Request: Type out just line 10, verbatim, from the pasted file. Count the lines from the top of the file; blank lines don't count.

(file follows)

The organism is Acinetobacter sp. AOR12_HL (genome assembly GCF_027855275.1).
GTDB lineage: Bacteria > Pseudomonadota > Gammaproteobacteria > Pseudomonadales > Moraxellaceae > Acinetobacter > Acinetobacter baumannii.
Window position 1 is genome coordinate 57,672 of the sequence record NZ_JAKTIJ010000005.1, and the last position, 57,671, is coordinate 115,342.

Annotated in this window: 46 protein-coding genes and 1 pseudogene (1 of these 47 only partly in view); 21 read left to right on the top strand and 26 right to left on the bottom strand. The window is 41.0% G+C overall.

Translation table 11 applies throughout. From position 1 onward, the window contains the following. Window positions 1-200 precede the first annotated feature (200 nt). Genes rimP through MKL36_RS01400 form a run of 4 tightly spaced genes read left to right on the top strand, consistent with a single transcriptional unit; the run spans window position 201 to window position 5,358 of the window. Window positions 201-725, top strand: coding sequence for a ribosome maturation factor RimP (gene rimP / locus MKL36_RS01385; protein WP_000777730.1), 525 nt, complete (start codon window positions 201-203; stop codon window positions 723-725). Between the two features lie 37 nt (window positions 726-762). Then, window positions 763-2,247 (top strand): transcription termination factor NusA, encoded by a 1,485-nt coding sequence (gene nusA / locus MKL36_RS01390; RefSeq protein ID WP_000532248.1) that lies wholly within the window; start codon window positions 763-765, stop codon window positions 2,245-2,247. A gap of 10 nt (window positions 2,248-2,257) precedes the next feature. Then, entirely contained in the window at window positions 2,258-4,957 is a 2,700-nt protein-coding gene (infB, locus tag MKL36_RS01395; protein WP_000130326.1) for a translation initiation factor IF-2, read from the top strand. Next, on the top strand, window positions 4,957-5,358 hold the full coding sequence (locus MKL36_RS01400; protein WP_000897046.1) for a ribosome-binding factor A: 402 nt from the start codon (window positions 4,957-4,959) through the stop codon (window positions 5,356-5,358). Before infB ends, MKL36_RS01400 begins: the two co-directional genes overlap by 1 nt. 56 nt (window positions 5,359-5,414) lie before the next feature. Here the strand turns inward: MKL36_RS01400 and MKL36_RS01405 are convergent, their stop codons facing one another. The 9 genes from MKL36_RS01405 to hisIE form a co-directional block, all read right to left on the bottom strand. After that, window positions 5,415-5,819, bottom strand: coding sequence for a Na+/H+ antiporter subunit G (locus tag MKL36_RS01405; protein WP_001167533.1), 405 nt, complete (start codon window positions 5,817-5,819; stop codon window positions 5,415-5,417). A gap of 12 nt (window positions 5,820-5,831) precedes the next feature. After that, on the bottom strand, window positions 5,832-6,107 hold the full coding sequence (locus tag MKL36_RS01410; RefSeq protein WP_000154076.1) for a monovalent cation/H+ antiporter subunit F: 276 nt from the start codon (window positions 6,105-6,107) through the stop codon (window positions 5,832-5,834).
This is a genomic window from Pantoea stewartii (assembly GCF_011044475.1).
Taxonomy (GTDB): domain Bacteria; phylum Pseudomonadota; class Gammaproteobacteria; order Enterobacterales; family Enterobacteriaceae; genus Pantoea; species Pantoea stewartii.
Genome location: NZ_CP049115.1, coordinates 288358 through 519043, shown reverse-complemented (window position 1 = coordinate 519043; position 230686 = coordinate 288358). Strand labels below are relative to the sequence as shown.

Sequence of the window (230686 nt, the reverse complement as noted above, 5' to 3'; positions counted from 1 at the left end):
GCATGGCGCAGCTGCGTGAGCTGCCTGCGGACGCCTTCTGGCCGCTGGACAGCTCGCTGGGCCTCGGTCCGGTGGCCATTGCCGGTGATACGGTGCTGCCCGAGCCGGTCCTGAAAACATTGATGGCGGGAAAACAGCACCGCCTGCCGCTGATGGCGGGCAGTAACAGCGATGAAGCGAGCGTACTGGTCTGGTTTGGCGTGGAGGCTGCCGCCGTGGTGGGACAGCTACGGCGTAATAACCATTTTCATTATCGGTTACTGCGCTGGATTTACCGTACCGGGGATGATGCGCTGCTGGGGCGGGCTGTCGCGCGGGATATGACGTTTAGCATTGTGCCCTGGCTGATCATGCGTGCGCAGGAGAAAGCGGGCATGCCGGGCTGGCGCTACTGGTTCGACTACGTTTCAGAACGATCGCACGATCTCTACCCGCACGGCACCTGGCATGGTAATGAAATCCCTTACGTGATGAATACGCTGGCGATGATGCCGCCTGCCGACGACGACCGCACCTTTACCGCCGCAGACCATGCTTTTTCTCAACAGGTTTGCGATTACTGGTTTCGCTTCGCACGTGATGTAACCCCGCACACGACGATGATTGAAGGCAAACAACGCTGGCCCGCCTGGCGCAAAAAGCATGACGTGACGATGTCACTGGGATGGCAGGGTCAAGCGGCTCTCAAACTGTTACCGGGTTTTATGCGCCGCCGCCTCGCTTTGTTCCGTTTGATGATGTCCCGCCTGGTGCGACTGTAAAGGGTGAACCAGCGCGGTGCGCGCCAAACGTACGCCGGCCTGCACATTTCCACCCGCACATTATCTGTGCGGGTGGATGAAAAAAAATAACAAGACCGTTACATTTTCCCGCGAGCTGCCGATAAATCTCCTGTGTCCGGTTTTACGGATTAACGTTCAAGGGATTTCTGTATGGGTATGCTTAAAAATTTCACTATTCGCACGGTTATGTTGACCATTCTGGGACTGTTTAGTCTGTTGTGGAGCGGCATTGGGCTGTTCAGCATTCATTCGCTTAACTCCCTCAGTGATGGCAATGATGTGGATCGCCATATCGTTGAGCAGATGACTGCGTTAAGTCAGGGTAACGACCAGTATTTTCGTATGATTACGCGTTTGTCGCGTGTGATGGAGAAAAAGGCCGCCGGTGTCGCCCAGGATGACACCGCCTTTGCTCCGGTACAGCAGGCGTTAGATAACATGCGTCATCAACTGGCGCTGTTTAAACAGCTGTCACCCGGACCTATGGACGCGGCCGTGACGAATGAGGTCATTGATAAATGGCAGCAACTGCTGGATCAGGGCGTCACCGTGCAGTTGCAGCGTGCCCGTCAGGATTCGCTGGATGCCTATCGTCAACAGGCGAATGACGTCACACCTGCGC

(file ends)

GCATGGCGCAGCTGCGTGAGCTGCCTGCGGACGCCTTCTGGCCGCTGGACAGCTCGCTGGGCCTCGGTCCGGTGGCCATTGCCGGTGATACGGTGCTGCCCGAGCCGGTCCTGAAAACATTGATGGCGGGAAAACAGCACCGCCTGCCGCTGATGGCGGGCAGTAACAGCGATGAAGCGAGCGTACTGGTCTGGTTTGGCGTGGAGGCTGCCGCCGTGGTGGGACAGCTACGGCGTAATAACCATTTTCATTATCGGTTACTGCGCTGGATTTACCGTACCGGGGATGATGCGCTGCTGGGGCGGGCTGTCGCGCGGGATATGACGTTTAGCATTGTGCCCTGGCTGATCATGCGTGCGCAGGAGAAAGCGGGCATGCCGGGCTGGCGCTACTGGTTCGACTACGTTTCAGAACGATCGCACGATCTCTACCCGCACGGCACCTGGCATGGTAATGAAATCCCTTACGTGATGAATACGCTGGCGATGATGCCGCCTGCCGACGACGACCGCACCTTTACCGCCGCAGACCATGCTTTTTCTCAACAGGTTTGCGATTACTGGTTTCGCTTCGCACGTGATGTAACCCCGCACACGACGATGATTGAAGGCAAACAACGCTGGCCCGCCTGGCGCAAAAAGCATGACGTGACGATGTCACTGGGATGGCAGGGTCAAGCGGCTCTCAAACTGTTACCGGGTTTTATGCGCCGCCGCCTCGCTTTGTTCCGTTTGATGATGTCCCGCCTGGTGCGACTGTAAAGGGTGAACCAGCGCGGTGCGCGCCAAACGTACGCCGGCCTGCACATTTCCACCCGCACATTATCTGTGCGGGTGGATGAAAAAAAATAACAAGACCGTTACATTTTCCCGCGAGCTGCCGATAAATCTCCTGTGTCCGGTTTTACGGATTAACGTTCAAGGGATTTCTGTATGGGTATGCTTAAAAATTTCACTATTCGCACGGTTATGTTGACCATTCTGGGACTGTTTAGTCTGTTGTGGAGCGGCATTGGGCTGTTCAGCATTCATTCGCTTAACTCCCTCAGTGATGGCAATGATGTGGATCGCCATATCGTTGAGCAGATGACTGCGTTAAGTCAGGGTAACGACCAGTATTTTCGTATGATTACGCGTTTGTCGCGTGTGATGGAGAAAAAGGCCGCCGGTGTCGCCCAGGATGACACCGCCTTTGCTCCGGTACAGCAGGCGTTAGATAACATGCGTCATCAACTGGCGCTGTTTAAACAGCTGTCACCCGGACCTATGGACGCGGCCGTGACGAATGAGGTCATTGATAAATGGCAGCAACTGCTGGATCAGGGCGTCACCGTGCAGTTGCAGCGTGCCCGTCAGGATTCGCTGGATGCCTATCGTCAACAGGCGAATGACGTCACACCTGCGC